Carl Paul Jennewein
Cupid From the Noyes Armillary Sphere
6 1/2 H. inches
Munich made in Germany (Preissmann Bauer & Co. Foundry)
Carl Paul Jennewein
Jennewein received the Prix de Rome in 1916 that bestowed the recipient three years of study and housing at the American Academy in Rome. While in Rome, Jennewein met his future wife Gina Pirra and within a year they had their first son Paolo. Jennewein portrayed his son in a composition placing the child astride a gazelle. He added cherub’s wings and an elaborate saddle fastened around the gazelle’s girth, which in effect elevates the composition to pure caprice. The final product, Cupid and Gazelle was extremely well received after its exhibition at the Academy in Rome in 1920. It received an honorable mention at the Art institute of Chicago in 1921 and a replica was acquired by the Metropolitan Museum of Art in 1922. Ultimately, Jennwein cast thirteen examples produced for sale. Without question the Munich founders, Preissmann, Bauer and Co, completed the finest casts. In fact, the Metropolitan Museum of Art exchanged their 1922 purchase for a cast by the German concern in 1933 at the urging of the artist himself.
Jennewein was born in Stuttgart, Germany, in 1890, one of eight children of Emilia Weber and Louis Jennewein. The father was a die engraver and permitted Paul to watch him work, which soon led to the son developing a love of drawing, engraving and etching. After it became apparent that traditional academics were not a path for the young artist to take, he was apprenticed to artisans at the Stuttgart art museum at age 13. For the next three years, he learned techniques of casting, modeling, and painting. He also took courses in art history and architectural drawing at the University of Stuttgart where he saw illustrations of work by the noted American architectural firm, McKim, Mead & White.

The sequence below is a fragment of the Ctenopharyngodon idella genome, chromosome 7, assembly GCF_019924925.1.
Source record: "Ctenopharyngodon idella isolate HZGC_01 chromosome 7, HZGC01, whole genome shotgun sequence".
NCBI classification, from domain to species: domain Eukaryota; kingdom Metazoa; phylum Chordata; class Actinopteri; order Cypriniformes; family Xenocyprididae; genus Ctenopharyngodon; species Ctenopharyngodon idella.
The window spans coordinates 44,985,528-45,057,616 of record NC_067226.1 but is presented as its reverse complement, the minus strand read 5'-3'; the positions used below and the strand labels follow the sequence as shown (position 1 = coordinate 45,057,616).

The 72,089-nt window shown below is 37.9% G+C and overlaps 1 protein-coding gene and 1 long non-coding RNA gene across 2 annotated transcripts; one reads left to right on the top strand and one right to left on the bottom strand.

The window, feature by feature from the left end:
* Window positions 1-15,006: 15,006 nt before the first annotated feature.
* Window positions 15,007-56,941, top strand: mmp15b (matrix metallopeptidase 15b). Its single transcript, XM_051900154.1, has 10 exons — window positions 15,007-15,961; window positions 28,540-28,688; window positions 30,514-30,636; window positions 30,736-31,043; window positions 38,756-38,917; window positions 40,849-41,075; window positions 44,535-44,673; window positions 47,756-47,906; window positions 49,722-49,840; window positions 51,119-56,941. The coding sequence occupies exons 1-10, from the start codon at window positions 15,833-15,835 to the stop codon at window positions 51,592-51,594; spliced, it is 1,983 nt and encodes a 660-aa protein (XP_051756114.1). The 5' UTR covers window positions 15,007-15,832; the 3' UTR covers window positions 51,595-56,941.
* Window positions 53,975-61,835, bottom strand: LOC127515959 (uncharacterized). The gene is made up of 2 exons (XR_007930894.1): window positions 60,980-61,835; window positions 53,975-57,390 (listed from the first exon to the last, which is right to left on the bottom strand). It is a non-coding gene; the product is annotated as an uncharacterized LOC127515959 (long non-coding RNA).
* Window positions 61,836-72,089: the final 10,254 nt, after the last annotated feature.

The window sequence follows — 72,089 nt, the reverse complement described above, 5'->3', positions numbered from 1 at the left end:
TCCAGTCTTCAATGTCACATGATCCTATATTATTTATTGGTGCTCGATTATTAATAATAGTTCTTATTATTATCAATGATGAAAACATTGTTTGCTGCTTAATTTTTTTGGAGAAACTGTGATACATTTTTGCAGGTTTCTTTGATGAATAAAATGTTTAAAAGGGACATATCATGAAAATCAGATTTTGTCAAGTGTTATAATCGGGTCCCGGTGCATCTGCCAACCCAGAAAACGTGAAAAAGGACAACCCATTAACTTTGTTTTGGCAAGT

After moving to Hoboken, New Jersey—he became an U.S. citizen in 1915—Jennewein worked for the firm of architectural sculptors and commercial modelers, Buhler and Lauter, which was often used by McKim, Mead & White. Besides working for Buhler and Lauter, Jennewein was also taking night courses at the Art Students League, where he studied with George Bridgman and Dewitt Clinton Peters.(2) By 1911, the ambitious Jennewein struck out on his own, receiving commissions for churches and academic institutions, and after receiving $500 for his work on the Woolworth Building, he had sufficient funds to travel back to Europe for two years.
When Jennewein returned to New York, he received several commissions, including the Caruso Panel for the Metropolitan Opera House. The Metropolitan Museum of Art also purchased his work. In 1933, Jennewein was elected to membership in the prestigious National Academy of Design and the influential Century Club. Other memberships include the National Institute of Arts and Sciences.
Later in his career, Jennewein designed numerous commemorative medals, for which he won many design awards. He died in Larchmont, New York in 1978. In his will over 2000 works were bequeathed to the Tampa Museum of Art.
The Columbus Museum – Georgia